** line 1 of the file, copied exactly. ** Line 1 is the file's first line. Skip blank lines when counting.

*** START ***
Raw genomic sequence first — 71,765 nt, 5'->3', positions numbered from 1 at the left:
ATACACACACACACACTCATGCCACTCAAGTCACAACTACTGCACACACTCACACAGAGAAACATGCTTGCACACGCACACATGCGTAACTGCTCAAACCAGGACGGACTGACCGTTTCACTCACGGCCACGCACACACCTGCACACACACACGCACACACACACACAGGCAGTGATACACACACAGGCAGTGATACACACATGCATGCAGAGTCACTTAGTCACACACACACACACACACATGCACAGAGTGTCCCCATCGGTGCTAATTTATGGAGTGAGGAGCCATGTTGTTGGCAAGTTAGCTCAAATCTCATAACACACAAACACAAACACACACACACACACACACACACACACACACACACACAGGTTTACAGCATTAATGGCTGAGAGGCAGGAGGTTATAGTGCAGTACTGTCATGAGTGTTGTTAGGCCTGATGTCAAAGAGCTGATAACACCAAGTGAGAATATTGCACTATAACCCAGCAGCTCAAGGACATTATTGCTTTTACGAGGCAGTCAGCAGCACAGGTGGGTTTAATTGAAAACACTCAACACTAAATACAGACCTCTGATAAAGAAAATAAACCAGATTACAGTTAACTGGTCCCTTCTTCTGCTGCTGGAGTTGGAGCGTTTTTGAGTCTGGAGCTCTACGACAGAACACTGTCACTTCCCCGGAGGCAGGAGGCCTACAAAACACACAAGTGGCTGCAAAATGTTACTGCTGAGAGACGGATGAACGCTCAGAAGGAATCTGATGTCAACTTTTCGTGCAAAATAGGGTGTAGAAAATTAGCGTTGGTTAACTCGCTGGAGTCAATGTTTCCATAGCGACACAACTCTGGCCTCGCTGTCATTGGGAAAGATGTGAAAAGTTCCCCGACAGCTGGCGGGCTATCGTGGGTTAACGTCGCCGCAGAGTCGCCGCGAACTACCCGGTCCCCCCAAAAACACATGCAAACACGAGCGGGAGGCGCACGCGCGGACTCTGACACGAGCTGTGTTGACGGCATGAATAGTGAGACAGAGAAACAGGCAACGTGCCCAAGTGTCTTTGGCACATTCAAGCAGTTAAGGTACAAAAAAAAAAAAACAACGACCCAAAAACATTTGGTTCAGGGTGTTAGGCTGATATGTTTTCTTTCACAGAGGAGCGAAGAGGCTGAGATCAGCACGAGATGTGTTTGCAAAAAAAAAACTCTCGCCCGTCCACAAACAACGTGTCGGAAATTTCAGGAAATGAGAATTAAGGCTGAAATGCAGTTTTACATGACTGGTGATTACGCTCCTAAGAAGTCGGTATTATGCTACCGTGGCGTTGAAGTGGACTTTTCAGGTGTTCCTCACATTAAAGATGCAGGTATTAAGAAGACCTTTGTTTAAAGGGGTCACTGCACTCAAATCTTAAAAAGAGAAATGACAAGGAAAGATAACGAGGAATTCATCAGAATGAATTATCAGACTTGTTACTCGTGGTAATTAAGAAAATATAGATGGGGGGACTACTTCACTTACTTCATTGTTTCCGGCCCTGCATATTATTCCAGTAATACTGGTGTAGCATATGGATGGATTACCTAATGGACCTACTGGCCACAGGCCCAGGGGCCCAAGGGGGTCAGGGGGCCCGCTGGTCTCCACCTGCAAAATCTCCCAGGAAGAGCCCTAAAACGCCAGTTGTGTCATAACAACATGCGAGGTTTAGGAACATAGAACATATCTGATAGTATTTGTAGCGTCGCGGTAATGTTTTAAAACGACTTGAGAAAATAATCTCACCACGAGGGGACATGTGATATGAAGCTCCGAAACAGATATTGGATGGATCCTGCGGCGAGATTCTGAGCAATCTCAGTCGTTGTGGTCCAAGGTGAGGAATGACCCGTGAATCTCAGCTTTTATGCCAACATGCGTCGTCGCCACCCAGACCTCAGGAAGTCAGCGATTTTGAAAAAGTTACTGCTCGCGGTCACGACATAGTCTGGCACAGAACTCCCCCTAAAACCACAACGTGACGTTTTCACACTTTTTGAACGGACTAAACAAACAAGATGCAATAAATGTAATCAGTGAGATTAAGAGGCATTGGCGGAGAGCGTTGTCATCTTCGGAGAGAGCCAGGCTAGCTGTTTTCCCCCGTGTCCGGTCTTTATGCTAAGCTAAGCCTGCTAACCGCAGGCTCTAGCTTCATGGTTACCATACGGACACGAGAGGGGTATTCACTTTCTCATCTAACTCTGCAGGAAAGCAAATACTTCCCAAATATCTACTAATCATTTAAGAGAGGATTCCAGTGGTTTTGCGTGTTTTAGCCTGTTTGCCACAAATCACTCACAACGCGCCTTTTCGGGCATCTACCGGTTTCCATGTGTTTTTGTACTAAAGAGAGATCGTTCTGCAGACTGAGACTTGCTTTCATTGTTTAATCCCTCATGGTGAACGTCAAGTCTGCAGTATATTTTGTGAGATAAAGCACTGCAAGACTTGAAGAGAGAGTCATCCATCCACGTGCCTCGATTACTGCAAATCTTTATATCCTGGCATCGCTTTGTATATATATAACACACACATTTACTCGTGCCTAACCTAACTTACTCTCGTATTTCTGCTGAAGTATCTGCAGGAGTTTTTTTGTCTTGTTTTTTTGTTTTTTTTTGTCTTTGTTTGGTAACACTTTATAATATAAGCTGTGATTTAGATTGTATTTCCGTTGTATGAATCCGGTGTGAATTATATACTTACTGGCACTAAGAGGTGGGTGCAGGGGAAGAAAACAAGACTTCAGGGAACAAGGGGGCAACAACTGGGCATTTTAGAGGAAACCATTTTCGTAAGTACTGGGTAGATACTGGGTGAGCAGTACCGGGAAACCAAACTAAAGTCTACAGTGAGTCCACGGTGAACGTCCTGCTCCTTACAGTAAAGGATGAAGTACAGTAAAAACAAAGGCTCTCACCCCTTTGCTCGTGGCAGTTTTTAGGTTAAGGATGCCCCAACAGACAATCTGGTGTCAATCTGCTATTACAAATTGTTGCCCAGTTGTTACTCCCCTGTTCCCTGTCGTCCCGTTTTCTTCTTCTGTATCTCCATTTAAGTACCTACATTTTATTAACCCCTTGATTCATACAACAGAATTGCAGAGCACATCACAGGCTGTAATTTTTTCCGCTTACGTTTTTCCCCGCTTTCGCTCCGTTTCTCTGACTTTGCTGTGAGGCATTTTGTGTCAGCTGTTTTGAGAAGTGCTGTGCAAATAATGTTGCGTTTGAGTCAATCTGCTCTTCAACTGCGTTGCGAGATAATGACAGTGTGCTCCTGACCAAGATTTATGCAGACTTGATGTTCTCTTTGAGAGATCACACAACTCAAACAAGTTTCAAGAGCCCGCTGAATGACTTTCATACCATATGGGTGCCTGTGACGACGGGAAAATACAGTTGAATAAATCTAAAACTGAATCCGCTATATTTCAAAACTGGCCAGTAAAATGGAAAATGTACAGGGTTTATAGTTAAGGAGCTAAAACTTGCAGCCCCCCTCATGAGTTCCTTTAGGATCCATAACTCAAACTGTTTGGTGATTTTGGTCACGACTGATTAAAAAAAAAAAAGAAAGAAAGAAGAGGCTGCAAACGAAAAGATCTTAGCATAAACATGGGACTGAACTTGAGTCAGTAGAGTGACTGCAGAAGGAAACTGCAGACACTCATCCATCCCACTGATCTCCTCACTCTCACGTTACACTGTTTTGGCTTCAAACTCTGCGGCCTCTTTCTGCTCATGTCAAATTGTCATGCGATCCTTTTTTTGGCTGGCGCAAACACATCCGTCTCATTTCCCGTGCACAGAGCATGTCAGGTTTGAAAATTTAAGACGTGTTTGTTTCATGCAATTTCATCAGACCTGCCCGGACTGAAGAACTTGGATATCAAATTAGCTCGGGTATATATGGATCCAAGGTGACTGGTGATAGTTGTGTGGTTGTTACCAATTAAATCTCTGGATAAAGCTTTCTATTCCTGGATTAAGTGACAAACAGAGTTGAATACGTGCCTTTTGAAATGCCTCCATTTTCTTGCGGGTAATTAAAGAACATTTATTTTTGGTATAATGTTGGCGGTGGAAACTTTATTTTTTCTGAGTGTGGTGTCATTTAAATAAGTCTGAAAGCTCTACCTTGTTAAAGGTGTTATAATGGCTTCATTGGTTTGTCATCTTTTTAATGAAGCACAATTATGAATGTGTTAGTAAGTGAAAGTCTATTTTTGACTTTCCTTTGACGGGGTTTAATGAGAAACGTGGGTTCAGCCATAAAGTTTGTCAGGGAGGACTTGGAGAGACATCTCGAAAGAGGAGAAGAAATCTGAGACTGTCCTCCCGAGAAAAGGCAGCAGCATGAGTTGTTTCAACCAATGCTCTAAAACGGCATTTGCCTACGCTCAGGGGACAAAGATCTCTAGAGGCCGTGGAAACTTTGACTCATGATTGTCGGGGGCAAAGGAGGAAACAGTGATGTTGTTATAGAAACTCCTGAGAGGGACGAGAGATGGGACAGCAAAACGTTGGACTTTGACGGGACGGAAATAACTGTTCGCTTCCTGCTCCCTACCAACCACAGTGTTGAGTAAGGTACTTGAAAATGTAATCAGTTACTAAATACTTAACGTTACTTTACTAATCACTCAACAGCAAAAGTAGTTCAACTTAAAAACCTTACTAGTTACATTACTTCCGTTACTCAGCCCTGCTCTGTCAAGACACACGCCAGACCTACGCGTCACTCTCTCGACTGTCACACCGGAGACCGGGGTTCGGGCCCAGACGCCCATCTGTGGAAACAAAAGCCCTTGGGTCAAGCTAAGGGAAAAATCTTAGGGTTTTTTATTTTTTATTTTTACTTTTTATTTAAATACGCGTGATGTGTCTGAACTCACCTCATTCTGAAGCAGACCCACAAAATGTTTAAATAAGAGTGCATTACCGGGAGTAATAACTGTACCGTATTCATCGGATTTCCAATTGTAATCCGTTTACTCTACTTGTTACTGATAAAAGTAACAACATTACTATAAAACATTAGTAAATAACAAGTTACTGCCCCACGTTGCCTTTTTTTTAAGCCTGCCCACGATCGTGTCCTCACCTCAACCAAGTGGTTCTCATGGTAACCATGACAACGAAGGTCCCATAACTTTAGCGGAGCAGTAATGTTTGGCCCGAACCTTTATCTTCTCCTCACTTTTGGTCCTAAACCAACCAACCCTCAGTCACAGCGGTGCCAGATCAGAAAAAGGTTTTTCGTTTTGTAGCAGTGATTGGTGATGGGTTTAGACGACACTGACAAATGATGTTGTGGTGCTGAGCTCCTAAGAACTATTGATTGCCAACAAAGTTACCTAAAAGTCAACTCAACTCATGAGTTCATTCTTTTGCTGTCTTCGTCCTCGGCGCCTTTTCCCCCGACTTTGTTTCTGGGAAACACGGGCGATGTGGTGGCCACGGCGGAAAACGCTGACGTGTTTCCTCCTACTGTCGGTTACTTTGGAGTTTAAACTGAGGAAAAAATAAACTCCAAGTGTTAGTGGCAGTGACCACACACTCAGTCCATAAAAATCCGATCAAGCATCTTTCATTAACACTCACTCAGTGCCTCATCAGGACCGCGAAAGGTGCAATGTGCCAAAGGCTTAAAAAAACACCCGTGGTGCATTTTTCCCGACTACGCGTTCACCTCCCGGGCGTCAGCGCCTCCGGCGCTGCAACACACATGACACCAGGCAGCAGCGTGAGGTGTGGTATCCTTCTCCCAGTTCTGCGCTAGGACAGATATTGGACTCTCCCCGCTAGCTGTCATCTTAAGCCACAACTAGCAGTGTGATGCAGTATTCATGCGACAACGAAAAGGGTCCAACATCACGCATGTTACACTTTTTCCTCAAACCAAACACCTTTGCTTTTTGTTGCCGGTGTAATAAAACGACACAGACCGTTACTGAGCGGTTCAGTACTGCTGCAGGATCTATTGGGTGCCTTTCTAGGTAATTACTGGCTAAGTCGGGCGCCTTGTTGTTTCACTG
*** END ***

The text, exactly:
Raw genomic sequence first — 71,765 nt, 5'->3', positions numbered from 1 at the left: